Through the partnership, Havertys has launched the Designer Application, which is a custom interior design tool that enables its design consultants to transform 2D images of their customers’ rooms to assist in creating photorealistic 3D renderings.

“Often, the problem with redesigning any room is visualization – it’s difficult to picture how the room might look like with new furnishings or to imagine how it will all fit together,” roOmy said in a press release. “But that’s a thing of the past – with Havertys latest offering consumers will be able to visualize the entire room like never before.”

Wolters Kluwer, a Netherlands based information and financial services company, launched a new consumer lending offering that aims to enhance the online loan origination capabilities of U.S. community banks and credit unions.

The offering, Online Applications for Consumer Lending, is powered by Temenos Infinity, the digital front office product from banking software provider Temenos.

By integrating seamlessly with Wolters Kluwer’s ComplianceOne solution, the offering allows consumers to begin a loan application from any digital device, at any time.

“Until now, community banks and credit unions had few options available for providing online consumer loan applications, other than to build their own in-house functionality,” said Steven Meirink, the executive vice president of Wolters Kluwer Compliance Solutions. “Online Applications for Consumer Lending helps level the playing field with larger institutions and internet-only banks, delivering an appealing consumer design and high-tech experience without a heavy technology investment.”
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CoreLogic expects home prices to do this in the next 12 months

CoreLogic expects home prices to do this in the next 12 months
Nationally, home prices increased 3.5% year over year in October, according to CoreLogic‘s latest Home Price Index Report.

To be more specific, prices rose on lower-priced homes. A big trend seen in the 2019 housing market was tight inventory in both single-family and multifamily, creating an increase in prices.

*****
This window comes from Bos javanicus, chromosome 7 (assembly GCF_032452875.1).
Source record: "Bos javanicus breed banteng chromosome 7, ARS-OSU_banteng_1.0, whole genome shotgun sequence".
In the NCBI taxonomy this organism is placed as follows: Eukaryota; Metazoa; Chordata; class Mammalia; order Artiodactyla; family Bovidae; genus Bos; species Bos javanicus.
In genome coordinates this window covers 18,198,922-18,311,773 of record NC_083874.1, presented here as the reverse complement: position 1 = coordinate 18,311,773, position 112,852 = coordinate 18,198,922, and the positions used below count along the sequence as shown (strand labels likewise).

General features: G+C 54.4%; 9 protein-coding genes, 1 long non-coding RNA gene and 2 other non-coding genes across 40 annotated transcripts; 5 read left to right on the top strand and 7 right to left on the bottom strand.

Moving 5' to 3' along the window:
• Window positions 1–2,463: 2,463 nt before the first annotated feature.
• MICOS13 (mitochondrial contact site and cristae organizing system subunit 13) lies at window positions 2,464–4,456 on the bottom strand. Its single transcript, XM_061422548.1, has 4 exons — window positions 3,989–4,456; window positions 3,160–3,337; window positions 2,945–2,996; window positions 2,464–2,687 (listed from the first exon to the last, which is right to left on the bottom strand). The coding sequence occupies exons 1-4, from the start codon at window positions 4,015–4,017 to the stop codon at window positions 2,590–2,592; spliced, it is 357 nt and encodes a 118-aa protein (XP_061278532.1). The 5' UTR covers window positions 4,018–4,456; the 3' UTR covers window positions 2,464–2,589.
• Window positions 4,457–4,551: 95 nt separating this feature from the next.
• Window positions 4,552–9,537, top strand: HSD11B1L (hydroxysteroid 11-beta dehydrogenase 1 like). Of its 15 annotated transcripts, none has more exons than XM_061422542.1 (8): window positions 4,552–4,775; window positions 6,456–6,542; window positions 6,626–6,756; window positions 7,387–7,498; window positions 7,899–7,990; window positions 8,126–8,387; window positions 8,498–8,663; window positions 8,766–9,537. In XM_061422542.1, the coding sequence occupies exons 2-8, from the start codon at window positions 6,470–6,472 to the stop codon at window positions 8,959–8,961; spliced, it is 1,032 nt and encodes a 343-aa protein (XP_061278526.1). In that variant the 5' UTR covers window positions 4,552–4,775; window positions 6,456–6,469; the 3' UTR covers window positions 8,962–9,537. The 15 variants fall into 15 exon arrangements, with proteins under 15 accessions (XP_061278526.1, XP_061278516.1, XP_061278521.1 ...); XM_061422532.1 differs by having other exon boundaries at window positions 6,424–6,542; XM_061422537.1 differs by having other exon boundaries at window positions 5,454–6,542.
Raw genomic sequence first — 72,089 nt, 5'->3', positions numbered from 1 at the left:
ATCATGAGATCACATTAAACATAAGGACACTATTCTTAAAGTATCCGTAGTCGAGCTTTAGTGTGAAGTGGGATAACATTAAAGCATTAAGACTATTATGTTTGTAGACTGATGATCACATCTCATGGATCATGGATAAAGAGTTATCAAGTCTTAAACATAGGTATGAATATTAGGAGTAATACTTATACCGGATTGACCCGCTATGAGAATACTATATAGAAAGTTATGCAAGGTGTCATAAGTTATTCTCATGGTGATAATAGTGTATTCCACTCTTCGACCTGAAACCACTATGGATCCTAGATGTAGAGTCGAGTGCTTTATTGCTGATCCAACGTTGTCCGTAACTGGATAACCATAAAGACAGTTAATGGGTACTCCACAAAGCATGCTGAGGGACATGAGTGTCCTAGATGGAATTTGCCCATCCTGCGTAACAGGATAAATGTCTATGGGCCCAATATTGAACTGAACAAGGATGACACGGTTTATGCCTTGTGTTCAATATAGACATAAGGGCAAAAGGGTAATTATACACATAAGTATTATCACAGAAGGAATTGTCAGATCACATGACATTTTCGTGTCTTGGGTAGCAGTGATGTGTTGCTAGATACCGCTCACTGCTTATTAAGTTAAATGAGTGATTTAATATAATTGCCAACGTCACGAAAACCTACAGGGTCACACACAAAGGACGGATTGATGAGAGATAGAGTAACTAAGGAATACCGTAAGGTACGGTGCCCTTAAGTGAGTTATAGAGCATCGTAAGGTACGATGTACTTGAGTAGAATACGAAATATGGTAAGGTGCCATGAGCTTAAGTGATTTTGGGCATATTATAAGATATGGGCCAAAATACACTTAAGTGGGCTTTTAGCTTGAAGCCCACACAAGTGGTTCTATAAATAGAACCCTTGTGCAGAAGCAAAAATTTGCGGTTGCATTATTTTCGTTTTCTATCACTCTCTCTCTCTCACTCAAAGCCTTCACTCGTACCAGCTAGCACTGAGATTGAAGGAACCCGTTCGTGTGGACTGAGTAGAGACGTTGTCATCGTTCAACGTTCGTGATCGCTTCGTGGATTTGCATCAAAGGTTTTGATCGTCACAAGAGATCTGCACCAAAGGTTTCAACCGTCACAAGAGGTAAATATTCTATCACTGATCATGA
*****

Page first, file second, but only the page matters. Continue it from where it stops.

The lowest priced home tier increased 5.5% year over year in October 2019, compared to 4.7% for the low- to middle-price tier, 4% for the middle- to moderate-price tier, and 3.1% for the high-price tier, according to CoreLogic.

(Image courtesy of CoreLogic. Click to enlarge.)

Going forward, CoreLogic expects home prices to increase 5.4% from October 2019 to October 2020.

Over the last six months, home prices have been increasing from between 3.2% to 3.5%, which means the rate of home price growth is leveling off.

In September this year, home prices rose 3.5% compared to September last year. At the time, CoreLogic predicted home prices will increase by 5.6%, come September 2020.

Idaho saw the largest and highest amount of price increase, with annual home price appreciation of 10.9% in October 2019.

Connecticut saw the lowest price appreciation increase, hovering just around zero. Connecticut home prices in October 2019 were also the farthest below their all-time HPI high, still 16.5% below the July 2006 peak.

(Image courtesy of CoreLogic. Click to enlarge.)

Overall, home prices in 41 states (including the District of Columbia) have risen above their nominal pre-crisis peaks, CoreLogic states.

While annual price increases slowed in 38 states compared to 2018, prices in Nevada increased by 3.2% year over year in October 2019, an 8.7-percentage-point tick down from the 11.9% annual increase in October 2018, signaling a slow down.